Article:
With continued concerns about instability in the global economy, governments and financial institutions recognize the significant threats caused by economic crimes. Money laundering by narcotics dealers and nations evading sanctions, together with bribery, fraud, misappropriation of assets, identity theft and financial misconduct, all pose serious risks to the strength and security of the international economic landscape.

The annual Cambridge International Symposium on Economic Crime brings together thought leaders from around the world -- lawmakers, regulatory agency officials, judges, law enforcement professionals, compliance and risk management officers, white collar crime attorneys and even scholars -- for an in-depth look at the issues confronting the marketplace today to pose and discuss innovative approaches to disrupting global economic misconduct. Attendees also instruct each other on the techniques for the lawful sharing of information and the structuring of legal responses to the challenges posed.

BakerHostetler Partners John W. MoscowJohn J. Carney and Jonathan R. Barr spoke at the most recent symposium, appearing alongside 300 speakers addressing the more than 1,000 delegates who gathered at the University of Cambridge earlier this month. "BakerHostetler has been taking a strong leadership role at this important international event," noted Moscow, who has been a featured speaker and participant since 1989.

Today, these lawyers share with the clients and friends of BakerHostetler some of the major points and themes expressed during the 2012 symposium -- issues that all companies doing business abroad and with business from abroad should consider and should incorporate into their corporate awareness and their compliance programs.


When a vital international financial institution is suspected of engaging in illegal activity or is operating at risk of being insolvent, what should governments consider to ensure that any action taken on the company has minimal impact on the marketplace? As noted during the conference, there are both political and economic implications when a company is considered "too big to fail." Will the institution be forced to shut down, causing disruption within its home country and potentially abroad? Or will enforcement officials receive a less-than-ideal response from the institutions themselves -- that as a vital contributor to the economy, the entity doesn't believe that the government can enforce any kind of severe penalty or punishment that would put the entity in jeopardy. In light of real-world examples of what can happen in these situations, regulators may now be more likely to pursue the individuals involved in the activity rather than the entity itself, to ensure that the company can continue operating and contributing to the economy. The symposium session included discussion of approaches in New York, London, Hong Kong, Tokyo and Singapore.


Offshore financial centers often do not require a great deal of knowledge about their customers, and traditionally have marketed that hands-off approach as a selling point. That market advantage is threatened by the United States' enactment of the Foreign Account Tax Compliance Act (FATCA), a broad reporting and withholding regime designed to improve tax compliance involving financial assets held offshore. Beginning in 2013, foreign financial institutions must enter into agreements with the IRS to collect, verify and report certain information about their customers who are U.S. persons, or face 30 percent withholding of certain payments to such institutions from the U.S. No longer will offshore financial centers be able to say that they do not know the identity of their accountholders, as they will be required to specify which customers are U.S. persons. In addition, the hands-off approach of offshore financial centers is further threatened by international concerns of identity theft and cybercrimes, which make the concept of "know your customer" all the more important.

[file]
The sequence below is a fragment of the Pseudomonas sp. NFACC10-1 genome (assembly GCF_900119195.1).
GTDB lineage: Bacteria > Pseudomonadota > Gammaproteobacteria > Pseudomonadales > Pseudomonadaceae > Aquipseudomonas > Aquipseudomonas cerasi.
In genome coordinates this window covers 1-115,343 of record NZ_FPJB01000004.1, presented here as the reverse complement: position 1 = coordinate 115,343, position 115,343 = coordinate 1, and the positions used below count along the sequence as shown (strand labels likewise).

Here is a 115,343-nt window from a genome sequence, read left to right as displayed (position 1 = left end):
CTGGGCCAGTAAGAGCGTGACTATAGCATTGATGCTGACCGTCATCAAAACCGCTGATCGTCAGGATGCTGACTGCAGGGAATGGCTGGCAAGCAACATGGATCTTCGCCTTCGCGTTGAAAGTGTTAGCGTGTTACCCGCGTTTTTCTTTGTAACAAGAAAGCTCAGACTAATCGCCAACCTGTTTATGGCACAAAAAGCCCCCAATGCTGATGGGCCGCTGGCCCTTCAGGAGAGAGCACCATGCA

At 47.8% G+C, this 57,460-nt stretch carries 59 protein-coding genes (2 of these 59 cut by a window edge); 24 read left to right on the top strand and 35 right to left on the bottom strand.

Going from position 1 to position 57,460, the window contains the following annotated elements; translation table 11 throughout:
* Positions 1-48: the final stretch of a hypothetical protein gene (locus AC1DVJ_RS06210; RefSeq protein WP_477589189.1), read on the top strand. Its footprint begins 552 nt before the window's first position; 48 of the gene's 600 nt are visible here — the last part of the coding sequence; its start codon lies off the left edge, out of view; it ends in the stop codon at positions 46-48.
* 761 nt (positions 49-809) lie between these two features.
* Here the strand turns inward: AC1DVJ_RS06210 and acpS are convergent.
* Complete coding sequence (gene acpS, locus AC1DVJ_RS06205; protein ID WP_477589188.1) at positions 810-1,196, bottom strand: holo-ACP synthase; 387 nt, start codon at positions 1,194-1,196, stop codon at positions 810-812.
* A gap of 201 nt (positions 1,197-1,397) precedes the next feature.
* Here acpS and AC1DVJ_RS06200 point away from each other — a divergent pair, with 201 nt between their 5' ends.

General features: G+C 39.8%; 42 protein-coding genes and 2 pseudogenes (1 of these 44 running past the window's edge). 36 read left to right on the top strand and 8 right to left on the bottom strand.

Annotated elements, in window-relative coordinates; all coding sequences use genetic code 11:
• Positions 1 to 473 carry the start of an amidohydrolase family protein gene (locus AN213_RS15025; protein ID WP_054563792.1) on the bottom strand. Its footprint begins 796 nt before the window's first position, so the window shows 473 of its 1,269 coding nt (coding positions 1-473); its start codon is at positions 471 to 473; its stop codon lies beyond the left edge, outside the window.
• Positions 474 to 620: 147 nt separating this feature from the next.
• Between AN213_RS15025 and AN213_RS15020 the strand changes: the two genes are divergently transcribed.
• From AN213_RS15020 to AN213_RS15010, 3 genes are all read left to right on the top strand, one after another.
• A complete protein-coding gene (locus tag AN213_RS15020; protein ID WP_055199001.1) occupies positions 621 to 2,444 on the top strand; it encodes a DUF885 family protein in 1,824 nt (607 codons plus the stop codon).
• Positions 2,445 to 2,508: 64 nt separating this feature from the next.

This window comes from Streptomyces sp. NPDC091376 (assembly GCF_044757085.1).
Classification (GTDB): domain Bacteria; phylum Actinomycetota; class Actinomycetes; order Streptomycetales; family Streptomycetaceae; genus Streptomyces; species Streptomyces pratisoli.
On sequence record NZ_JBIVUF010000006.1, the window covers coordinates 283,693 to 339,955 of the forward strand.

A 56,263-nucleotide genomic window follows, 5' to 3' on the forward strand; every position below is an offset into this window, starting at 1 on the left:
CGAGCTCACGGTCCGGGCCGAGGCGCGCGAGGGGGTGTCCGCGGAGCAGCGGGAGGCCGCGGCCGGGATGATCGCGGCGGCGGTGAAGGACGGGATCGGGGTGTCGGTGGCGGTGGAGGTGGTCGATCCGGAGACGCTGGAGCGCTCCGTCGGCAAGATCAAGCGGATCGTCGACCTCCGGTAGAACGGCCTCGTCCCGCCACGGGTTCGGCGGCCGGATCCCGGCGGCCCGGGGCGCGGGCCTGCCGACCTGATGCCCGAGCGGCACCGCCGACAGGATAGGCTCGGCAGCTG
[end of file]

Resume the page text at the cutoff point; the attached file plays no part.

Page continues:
The UK Bribery Act, which specifically prohibits bribes to both government officials and private parties, is much broader than the similar U.S. Foreign Corrupt Practices Act, which reaches only bribes made to government officials. In this environment of increased international enforcement, there is considerable exposure for companies that fail to implement and maintain strong anti-corruption policies and meaningful employee training programs. Building those compliance programs can be costly and time-intensive -- and in the case of the UK Bribery Act, there is continued discussion of whether the UK's Serious Fraud Office has the resources and funding to fully enforce the law. Given the stakes, however, international companies cannot afford to take the risk of being non-compliant.


There is no question that there have been some successes in pursuing assets that have been improperly transferred as a result of fraud or mismanagement. But there is ongoing debate on how best to undertake that complicated task. One growing practice is coordinating the efforts of government officials and court-appointed receivers. While governments traditionally are more accustomed to pursuing prosecution, receivers, trustees and liquidators have historically had much greater success in making fraud victims whole through the pursuit of assets, although with vastly varying powers. The United States is considered the most efficient and cost-effective forum for international recovery efforts. Foreign entities are encouraged to seek U.S. counsel to assist in the recovery of assets in major frauds and insolvencies, even if the fraud occurred outside the United States (as long as some assets or evidence, such as bank records, reside in the United States).